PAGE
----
Will Apple’s New Subscription Model Succeed or Fail?


With the announcement of Apple’s new subscriptions model, there have been mixed emotions popping up left, right and center around the web.

Publishers are crying fowl Apple is taking a 30% cut of subscriptions, and some have even brought up anti-trust issues against this new policy (?!). What exactly is Apple introducing here with their new subscription model?

The following graphic summarizes the ‘meat’ of the new policy:

Will you Allow or Disallow your information being shared?

Consumers will also have choice when it comes to privacy. They have a say in the matter whether or not publishers will have full access to our information. This is good for us, as we can prevent getting spammed to death. Publishers argue this information is critical for market research, and are unhappy about it.

As a consumer, I want the best price and value. Competition is my best friend. How Apple wants to deal with publishers–hey, that’s out of my control. Jean-Louis Gassée, a former Apple executive from the 80s sums it up (via @gruber):

So will this new subscription model succeed or fail? We don’t know–the market will decide. Consumers will speak with their wallets. If this doesn’t work out, Apple surely can change their policy. In the meantime, companies that don’t agree can also try other smartphone platforms (Android, RIM, webOS, Nokia-soft), right?

Will big publishers have the guts to pull their apps from the Apple ecosystem, of over 120 million iOS devices and over 100 million iTunes accounts with credit cards? Is Apple going to revolutionize digital subscriptions, like how they transformed the music industry?



  • Anonymous

    It’s bad enough that Apple already tells us which apps we can and can’t have on devices that WE OWN! Now they are trying to say that they get a cut of every subscription sold on my phone?!? I dont get how apple can claim so much control over software on a device that I bought and paid for in full….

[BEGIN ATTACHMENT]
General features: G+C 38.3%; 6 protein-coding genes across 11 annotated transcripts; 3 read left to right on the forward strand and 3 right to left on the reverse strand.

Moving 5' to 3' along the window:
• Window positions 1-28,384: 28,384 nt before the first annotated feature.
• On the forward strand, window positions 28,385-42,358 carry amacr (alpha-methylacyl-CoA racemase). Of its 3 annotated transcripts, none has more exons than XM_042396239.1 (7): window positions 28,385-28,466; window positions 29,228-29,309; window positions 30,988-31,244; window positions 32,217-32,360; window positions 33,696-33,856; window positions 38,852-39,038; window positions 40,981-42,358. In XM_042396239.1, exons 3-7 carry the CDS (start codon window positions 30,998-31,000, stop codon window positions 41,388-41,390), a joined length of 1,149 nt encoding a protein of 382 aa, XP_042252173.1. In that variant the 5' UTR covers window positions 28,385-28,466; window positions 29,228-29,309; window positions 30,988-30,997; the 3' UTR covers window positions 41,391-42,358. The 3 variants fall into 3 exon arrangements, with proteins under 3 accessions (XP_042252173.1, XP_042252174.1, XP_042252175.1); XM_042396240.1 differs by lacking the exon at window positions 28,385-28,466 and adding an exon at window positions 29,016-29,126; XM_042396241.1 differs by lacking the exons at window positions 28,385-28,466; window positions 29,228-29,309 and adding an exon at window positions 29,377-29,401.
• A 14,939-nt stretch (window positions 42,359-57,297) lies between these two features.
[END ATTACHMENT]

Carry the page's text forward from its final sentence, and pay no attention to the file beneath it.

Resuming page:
• Websnap

    Dude, unless you are a publisher (which isn’t the stance you are taking in your argument) how does this hurt you? You will be guaranteed that any subscription found from an app you downloaded will be managed from one account instead of many. It will be price protected, so it won’t be cheeper out of app AND they are protecting your information from being shared without connect. How are those not wins for you as a customer? And as far as “telling you what to do with your own devices”, jail break it. I’m sure you have already. Add what you want but if the app you have breaks your phone/device or leaks you information you’ll understand why it probably wasn’t included in your app store. The android store is a mess of pirated and “re-branded” application rushed out the door with no guarantees and what they consider “openness” has just given way to convolution and concussion on poorly written apps.

  • huddyrocks

    Can’t see this sitting well with publishers. As opposed to the music industry, people are not downloading magazines/newspapers in question from pirate sites like they were when apple brought in itunes store. Essentially apple are asking them to 70% of what they are making now with no real advantage to them. Time will tell I guess. I expect prices to rise to compensate for Apples greed.